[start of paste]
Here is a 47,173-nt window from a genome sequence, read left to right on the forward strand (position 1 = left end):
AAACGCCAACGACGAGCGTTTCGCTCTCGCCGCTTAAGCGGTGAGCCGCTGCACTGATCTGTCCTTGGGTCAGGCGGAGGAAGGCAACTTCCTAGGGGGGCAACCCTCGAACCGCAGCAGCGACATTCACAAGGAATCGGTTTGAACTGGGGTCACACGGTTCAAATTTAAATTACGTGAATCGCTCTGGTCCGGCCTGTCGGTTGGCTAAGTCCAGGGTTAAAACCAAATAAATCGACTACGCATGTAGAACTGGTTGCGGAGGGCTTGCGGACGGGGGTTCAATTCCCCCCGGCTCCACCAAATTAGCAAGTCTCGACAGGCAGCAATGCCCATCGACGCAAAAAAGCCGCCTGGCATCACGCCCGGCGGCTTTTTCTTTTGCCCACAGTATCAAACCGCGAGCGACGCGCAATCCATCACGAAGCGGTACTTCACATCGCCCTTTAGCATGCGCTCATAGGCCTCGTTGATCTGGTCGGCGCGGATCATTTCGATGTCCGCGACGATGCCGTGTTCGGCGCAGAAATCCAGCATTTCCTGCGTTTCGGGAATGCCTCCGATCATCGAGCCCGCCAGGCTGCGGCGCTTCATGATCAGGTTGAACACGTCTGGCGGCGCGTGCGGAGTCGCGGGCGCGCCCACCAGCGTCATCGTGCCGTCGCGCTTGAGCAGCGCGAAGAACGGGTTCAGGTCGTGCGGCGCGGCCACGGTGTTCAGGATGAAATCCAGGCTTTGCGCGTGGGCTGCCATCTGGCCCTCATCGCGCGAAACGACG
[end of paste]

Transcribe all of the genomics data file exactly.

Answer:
Here is a 47,173-nt window from a genome sequence, read left to right on the forward strand (position 1 = left end):
AAACGCCAACGACGAGCGTTTCGCTCTCGCCGCTTAAGCGGTGAGCCGCTGCACTGATCTGTCCTTGGGTCAGGCGGAGGAAGGCAACTTCCTAGGGGGGCAACCCTCGAACCGCAGCAGCGACATTCACAAGGAATCGGTTTGAACTGGGGTCACACGGTTCAAATTTAAATTACGTGAATCGCTCTGGTCCGGCCTGTCGGTTGGCTAAGTCCAGGGTTAAAACCAAATAAATCGACTACGCATGTAGAACTGGTTGCGGAGGGCTTGCGGACGGGGGTTCAATTCCCCCCGGCTCCACCAAATTAGCAAGTCTCGACAGGCAGCAATGCCCATCGACGCAAAAAAGCCGCCTGGCATCACGCCCGGCGGCTTTTTCTTTTGCCCACAGTATCAAACCGCGAGCGACGCGCAATCCATCACGAAGCGGTACTTCACATCGCCCTTTAGCATGCGCTCATAGGCCTCGTTGATCTGGTCGGCGCGGATCATTTCGATGTCCGCGACGATGCCGTGTTCGGCGCAGAAATCCAGCATTTCCTGCGTTTCGGGAATGCCTCCGATCATCGAGCCCGCCAGGCTGCGGCGCTTCATGATCAGGTTGAACACGTCTGGCGGCGCGTGCGGAGTCGCGGGCGCGCCCACCAGCGTCATCGTGCCGTCGCGCTTGAGCAGCGCGAAGAACGGGTTCAGGTCGTGCGGCGCGGCCACGGTGTTCAGGATGAAATCCAGGCTTTGCGCGTGGGCTGCCATCTGGCCCTCATCGCGCGAAACGACG